The Wisdom of Crowds Summary


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Originally published at: https://blog.12min.com/the-wisdom-of-crowds-summary/

Why the Many Are Smarter Than the Few and How ...

Have you ever wondered how an amateur crowd could behave like an expert on discernment, coordination and relations queries?

Today’s democracy, which puts together distinct, self-reliant, decentralized perspectives, is apparently the informative form of government.

Who Should Read "The Wisdom of Crowds"? And Why?

Once in awhile, people have to abandon their habits, beliefs or theories not only to make room for new ones but also because they’ve become old and unproductive. Try not to impose your viewpoints on anyone, be polite and tender when you explain your theories or methods.

These days, the internet has somehow managed to connect us with every person in the world. In all four parts of the Earth, we can communicate, cooperate and relate.

Many books disregard the importance of the collective opinion. Since the beginning of the 21st century, the individualism, and its features are being enforced by the society.

James Surowiecki encourages everyone to understand the real power of crowds, by realizing their accuracy in managing their every-day situation.

About James Michael Surowiecki

James Michael Surowiecki is an American journalist, columnist and a staff writer who currently works at The New Yorker, (writes his popular entrepreneurial columns, "The Financial Page"). He was born on April 30, 1967, in Meriden, Connecticut, U.S.

Despite being born in the US, he spent much of his time in Puerto Rico, where he grew up and educated himself. In 1988 James obtained his college degree from the University of North Carolina at Chapel Hill.

As a journalist, he has written many columns for Wall Street Journal; Foreign Affairs; New York Times; The Motley Fool; etc. He momentarily lives in Brooklyn with his wife.

"The Wisdom of Crowds Summary"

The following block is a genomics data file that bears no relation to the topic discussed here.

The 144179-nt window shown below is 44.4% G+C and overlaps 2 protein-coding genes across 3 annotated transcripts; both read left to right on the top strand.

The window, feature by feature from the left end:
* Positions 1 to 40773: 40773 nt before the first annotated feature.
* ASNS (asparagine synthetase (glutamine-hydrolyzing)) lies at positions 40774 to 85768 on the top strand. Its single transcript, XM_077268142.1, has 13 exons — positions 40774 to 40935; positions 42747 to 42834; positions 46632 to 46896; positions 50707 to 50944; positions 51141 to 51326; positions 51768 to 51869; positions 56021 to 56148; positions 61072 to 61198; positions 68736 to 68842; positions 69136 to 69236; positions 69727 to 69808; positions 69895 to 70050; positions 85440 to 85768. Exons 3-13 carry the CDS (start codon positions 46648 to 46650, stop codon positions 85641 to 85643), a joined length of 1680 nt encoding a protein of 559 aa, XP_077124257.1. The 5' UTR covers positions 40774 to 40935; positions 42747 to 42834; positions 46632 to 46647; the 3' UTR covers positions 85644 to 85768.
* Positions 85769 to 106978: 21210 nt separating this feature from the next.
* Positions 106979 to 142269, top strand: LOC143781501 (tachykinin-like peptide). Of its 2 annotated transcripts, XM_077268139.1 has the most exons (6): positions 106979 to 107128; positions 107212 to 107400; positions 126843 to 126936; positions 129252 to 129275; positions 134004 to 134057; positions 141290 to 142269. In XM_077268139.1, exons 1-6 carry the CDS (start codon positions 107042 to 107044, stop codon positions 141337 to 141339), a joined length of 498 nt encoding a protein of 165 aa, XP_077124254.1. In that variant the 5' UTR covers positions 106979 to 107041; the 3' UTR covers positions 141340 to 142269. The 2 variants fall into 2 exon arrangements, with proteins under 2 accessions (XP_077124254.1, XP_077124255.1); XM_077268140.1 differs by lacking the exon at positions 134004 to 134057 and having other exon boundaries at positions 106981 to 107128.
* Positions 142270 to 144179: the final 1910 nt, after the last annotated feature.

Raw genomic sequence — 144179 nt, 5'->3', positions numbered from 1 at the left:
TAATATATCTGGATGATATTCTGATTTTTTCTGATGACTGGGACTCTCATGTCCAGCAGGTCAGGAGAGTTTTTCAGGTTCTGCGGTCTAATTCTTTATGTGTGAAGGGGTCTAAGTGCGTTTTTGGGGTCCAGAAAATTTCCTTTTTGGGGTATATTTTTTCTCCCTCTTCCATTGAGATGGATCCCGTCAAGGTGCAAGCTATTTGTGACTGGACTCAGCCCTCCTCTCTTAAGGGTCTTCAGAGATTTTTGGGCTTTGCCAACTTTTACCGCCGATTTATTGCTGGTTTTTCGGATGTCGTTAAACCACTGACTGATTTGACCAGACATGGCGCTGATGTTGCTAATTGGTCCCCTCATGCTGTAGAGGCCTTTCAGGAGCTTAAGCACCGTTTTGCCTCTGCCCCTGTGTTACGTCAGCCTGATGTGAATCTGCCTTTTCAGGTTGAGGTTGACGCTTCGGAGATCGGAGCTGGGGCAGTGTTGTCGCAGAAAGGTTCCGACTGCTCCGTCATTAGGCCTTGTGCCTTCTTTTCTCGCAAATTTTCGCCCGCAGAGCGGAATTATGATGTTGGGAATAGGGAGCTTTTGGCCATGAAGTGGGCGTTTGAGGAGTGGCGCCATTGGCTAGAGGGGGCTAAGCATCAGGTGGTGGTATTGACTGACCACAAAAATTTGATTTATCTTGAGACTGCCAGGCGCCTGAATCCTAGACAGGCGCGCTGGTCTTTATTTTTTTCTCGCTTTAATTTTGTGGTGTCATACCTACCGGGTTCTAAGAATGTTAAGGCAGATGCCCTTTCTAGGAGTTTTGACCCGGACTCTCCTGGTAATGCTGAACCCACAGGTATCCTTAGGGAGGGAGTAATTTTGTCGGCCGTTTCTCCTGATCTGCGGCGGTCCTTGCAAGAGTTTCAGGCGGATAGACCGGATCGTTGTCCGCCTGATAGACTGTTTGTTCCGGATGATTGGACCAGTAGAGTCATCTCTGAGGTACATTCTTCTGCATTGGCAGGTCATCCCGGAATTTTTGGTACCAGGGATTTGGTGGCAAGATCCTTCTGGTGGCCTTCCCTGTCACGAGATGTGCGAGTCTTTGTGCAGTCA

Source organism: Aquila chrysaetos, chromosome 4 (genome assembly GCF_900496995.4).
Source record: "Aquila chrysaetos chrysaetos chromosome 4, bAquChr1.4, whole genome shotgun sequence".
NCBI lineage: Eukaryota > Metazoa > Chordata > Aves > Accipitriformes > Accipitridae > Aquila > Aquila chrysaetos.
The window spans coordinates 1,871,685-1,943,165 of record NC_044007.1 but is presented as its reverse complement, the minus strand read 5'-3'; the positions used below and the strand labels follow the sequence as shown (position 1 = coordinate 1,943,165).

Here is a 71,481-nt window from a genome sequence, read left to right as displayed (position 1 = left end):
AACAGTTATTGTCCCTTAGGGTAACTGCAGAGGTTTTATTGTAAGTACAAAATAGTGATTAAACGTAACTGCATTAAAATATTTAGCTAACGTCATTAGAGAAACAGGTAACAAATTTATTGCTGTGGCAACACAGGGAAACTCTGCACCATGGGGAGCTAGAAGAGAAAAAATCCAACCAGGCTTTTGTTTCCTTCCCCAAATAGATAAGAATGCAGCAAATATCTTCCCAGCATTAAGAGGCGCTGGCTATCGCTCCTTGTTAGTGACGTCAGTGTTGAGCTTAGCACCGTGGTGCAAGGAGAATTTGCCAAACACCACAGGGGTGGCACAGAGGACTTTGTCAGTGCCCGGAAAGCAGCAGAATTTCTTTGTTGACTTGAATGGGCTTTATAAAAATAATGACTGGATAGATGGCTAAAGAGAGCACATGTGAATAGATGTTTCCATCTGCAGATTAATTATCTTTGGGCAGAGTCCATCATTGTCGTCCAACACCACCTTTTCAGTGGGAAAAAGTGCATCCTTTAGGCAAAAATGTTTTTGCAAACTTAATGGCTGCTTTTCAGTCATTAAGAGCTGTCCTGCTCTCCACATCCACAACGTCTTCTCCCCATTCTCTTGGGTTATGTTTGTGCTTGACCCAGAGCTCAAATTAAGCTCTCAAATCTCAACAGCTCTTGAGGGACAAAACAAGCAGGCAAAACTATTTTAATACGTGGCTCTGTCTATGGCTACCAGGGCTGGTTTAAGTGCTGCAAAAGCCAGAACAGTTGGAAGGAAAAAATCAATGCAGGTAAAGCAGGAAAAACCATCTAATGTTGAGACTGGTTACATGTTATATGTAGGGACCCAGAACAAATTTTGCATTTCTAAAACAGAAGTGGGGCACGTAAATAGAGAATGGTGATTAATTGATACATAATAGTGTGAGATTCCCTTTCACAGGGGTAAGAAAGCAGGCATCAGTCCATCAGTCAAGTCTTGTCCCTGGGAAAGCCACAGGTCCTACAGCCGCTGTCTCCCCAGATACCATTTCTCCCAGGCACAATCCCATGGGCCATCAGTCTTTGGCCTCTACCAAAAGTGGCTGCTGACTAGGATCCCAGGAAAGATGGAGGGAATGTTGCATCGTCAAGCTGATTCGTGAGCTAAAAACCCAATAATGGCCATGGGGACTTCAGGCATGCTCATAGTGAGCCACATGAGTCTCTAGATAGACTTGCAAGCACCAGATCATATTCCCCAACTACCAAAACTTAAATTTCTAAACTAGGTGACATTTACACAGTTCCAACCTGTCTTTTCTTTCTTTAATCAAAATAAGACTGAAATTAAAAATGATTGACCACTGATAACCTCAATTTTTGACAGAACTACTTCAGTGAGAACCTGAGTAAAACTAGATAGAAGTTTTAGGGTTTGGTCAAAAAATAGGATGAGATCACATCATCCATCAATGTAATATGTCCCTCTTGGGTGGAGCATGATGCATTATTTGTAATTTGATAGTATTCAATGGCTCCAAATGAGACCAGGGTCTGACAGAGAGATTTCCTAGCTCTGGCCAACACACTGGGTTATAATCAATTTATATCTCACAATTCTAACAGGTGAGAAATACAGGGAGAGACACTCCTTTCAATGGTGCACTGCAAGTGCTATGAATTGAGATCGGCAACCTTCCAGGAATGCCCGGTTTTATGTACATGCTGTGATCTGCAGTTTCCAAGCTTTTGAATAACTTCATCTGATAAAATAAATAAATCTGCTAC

At the beginning of the 20th century, a young scientist known as Francis Galton came to a remarkable discovery in unusual nonscientific settings: Fat Stock and Poultry - West England.

Despite his early non-scientific revelations, Galton spent his time and career learning about human characteristics and their evolvement. This work has left him persuaded that the only path to social health and accountability was to give the power into the hands of the aristocracy or elite.

According to him, education and parental upbringing have a huge influence on person’s behavior, so the first thing an individual should do was to manage somehow to control these tendencies and sensations.

Yet, his social background led him to a whole new level of firmly suggested ideas that such elitism is foolish if applied extremely because the crowds have the last word.

For instance: Galton reminds its readers of one unusual situation. One day at the livestock fair, the people have organized a contest. All the participants would have to presume the weight of a live ox – precisely or as close as possible after butchering!

There was a lot of excitement; the contestants started purchasing tickets on which they submitted their guesses.

Galton only wanted to demonstrate that an ordinary fairgoer would not even come close to the precise number or very far off the mark. The results shocked Francis, not only that he was the mistaken one but also the crowds concisely expressed their knowledge.

After he counted and compared the crowd’s guesses and saw the big picture, Galton was shocked.

He realized that the group had predicted the weight of an average ox - almost perfectly - close to a bull’s eye.